This plant is also called string beans in ordinary term because of its length.  I wasn’t able to take a picture of its harvests because the plants didn’t really bear many string beans unlike the Tender Pick Beans.  I could easily count them whenever I harvested them.  When you see them grow very long, dark green in color, and feel its seeds inside, then they are ready for harvest.  Don’t let them become so matured that its skin turns pale and wrinkled because they are not good to eat anymore.  


TENDER PICK BEAN PLANT (with flowers)
Now look at the flower of this Tender Pick Bean Plant for comparison.  It’s small and not as beautiful as  the flower of Blue Lake Pole Beans.  But this plant is very good in providing a good harvest. 


TENDER PICK BEAN PLANTS
Previously when I introduced this plant in our Garden 2013, they were just few inches tall.  The Great Gardener set up five rows of this kind of plant, but look how they grow crazy. They become bushy, but they don’t grow so tall.  That’s why I had to bend my back while I harvested them.  But before I go through the rows to harvest them, I used a long bamboo stick to poke them, so to drive away bugs, insects, or even snakes that there might be hiding in those bushes.  I’m afraid of snakes and I really saw again a small green snake that went through the bushy potato plants while I was passing by that area.  I didn’t harvest the potatoes, till the Welder came home and he did the harvesting by himself.  


TENDER PICK BEANS Harvests
Now I’m really talking good harvest here because I got lots of these green beans.  You can easily determine if they are ready for harvest by its color, size, and feel of the seeds inside.  Don’t let them become so matured that they are no longer fit to be eaten.  I stored lots of them in our chest freezer.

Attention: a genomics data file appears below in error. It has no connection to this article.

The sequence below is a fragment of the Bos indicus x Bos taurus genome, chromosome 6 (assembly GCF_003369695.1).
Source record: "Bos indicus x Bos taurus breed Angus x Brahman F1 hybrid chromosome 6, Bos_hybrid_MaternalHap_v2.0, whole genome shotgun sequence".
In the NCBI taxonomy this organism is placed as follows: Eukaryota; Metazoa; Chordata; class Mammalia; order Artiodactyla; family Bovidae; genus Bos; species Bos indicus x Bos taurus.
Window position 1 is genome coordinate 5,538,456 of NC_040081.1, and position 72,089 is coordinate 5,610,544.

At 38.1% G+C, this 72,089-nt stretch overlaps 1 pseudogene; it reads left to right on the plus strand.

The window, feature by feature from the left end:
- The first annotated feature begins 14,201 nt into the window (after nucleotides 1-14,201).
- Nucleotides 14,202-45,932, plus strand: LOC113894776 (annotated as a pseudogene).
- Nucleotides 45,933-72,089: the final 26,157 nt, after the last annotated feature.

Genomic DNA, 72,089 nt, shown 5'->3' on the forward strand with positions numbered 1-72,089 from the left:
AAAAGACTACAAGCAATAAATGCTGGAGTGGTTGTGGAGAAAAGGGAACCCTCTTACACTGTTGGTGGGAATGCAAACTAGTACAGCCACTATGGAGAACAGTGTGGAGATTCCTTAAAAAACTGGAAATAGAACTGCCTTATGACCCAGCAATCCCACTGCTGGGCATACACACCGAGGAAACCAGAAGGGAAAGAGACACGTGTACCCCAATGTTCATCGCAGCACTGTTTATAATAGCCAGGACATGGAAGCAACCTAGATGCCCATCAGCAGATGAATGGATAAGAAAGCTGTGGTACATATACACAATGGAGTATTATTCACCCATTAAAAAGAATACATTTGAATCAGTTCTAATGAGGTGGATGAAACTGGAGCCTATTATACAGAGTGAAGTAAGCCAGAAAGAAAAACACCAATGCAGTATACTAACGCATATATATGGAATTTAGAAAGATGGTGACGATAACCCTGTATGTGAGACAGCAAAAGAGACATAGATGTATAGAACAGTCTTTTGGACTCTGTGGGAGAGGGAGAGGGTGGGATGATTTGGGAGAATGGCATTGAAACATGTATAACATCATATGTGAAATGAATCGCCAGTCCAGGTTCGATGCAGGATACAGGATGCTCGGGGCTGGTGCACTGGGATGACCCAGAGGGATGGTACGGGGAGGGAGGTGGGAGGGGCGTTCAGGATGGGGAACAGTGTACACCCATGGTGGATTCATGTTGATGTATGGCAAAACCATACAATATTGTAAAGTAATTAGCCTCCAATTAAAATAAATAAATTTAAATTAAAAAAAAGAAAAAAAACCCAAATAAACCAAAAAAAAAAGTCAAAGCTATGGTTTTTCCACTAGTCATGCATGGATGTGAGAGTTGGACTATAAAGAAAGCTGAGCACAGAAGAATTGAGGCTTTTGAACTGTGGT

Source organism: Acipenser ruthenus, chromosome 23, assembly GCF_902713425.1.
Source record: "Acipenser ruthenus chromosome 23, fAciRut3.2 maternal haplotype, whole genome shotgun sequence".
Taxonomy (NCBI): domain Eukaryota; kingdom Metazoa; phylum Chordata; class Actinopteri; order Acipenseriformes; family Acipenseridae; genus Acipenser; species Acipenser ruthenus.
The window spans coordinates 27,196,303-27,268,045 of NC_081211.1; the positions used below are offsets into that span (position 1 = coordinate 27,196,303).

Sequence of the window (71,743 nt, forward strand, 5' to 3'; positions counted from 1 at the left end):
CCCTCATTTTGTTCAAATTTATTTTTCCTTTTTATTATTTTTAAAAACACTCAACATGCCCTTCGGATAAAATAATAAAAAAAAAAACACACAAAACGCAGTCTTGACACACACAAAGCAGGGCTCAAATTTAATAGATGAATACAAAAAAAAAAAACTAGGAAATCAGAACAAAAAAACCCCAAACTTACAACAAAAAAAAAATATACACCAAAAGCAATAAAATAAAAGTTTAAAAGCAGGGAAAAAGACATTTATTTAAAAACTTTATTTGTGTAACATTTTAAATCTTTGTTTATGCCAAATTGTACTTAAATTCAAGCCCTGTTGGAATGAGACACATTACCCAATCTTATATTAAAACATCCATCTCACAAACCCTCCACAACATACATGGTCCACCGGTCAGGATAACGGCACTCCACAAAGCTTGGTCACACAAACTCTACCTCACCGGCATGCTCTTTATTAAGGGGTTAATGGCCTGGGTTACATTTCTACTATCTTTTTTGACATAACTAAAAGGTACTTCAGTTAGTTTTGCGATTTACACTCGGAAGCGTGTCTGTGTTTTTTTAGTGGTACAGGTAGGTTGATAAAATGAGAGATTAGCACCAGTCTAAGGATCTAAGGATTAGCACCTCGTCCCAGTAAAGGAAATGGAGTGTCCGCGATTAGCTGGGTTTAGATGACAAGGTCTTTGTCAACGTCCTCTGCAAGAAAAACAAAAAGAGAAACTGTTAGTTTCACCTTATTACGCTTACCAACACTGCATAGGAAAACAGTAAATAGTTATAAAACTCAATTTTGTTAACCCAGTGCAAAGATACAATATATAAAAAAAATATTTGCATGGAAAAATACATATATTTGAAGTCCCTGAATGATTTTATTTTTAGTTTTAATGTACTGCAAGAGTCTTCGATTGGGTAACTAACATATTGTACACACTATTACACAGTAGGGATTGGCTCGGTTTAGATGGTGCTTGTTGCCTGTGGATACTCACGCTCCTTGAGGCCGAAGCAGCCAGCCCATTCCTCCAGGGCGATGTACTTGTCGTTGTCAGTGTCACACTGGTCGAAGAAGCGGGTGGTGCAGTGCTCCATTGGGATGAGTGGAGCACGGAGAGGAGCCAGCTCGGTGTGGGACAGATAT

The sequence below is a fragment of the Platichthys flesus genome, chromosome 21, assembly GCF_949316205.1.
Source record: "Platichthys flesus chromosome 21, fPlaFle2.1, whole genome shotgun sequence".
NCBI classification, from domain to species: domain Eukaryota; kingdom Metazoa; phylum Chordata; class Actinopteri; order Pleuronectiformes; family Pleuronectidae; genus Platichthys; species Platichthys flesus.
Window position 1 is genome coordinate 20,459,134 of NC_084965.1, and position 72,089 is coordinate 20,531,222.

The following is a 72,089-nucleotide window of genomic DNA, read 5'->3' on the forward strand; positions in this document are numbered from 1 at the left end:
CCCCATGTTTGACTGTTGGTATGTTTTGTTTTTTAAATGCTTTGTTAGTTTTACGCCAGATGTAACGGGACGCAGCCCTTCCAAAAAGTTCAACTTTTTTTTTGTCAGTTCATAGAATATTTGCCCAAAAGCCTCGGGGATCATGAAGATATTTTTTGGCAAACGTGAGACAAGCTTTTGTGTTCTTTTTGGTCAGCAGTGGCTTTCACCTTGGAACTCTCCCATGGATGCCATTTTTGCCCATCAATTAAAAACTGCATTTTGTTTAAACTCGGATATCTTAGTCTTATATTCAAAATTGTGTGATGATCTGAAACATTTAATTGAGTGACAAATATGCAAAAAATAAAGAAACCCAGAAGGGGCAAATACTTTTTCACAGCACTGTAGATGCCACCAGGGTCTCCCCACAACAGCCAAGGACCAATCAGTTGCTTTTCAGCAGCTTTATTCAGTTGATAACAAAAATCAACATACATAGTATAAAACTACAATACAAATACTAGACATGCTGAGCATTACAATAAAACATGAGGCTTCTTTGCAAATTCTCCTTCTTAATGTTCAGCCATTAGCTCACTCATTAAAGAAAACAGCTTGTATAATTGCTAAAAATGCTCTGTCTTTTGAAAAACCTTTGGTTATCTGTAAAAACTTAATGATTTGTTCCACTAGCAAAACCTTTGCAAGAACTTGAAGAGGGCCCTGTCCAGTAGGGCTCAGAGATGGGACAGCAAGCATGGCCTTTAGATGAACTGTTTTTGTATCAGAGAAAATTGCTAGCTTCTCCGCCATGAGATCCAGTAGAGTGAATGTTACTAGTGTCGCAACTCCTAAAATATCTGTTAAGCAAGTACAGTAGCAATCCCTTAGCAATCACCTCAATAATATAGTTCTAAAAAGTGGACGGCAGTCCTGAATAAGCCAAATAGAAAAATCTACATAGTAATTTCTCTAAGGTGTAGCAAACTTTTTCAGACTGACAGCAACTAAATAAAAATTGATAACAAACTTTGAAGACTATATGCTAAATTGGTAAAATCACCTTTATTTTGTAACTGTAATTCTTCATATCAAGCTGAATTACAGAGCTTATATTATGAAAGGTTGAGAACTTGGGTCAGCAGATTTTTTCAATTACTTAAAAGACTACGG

AVALANCHE SNOW PEA PLANTS
This snow pea plants also grow in a vine and delicate because they don’t live long enough like other vegetable plants.  No wonder, this kind of vegetable is very expensive.  I don’t even see this plant being sold in Wal-Mart store in our place. 



SNOW PEAS Harvests
Aside from being a delicate plant,  it didn’t provide us good harvest.  This is another reason why this plant becomes so expensive to buy when there is scarcity of harvest.  It can easily be determined if they are ready for harvest by its size, color, and feel of the seeds inside, too.  I really like this vegetable because they taste very good and crispy when half cooked only.  Hey, I’m not playing favorites here (-.-)


BEET PLANTS
The Great Gardener told me that he really like this beet plant because he got a taste of it before when his mother previously cooked them. He plants only the kind of vegetables he likes eating.  He is the decision maker and I’m the care taker only.  Not all people do have a chance to get a taste of every food being sold in the grocery store.  There are people who are choosy and who aren’t.  Am I choosy? Nope. But something new to me makes me anxious what it really tastes like.  So he asked me to try canning the beets when they were ready for harvest already. 



BEETS Harvests
It took me longer to harvest them as compare with other vegetable plants.  But they were harvested earlier than the potato plants. These are tubers like the potatoes that need to grow its roots to become more fleshy before they are harvested. You have to try digging one side of the plant first to see if its roots are already big. Here are some harvests I got and though they weren’t so many I was able to can them.  It provided us five quart jars of beets.  Out of curiosity, I tasted it and the verdict – I like them because they taste like peanuts to me.  Oh my!  Why did I forget to take a picture of my canning these beets? (^.^)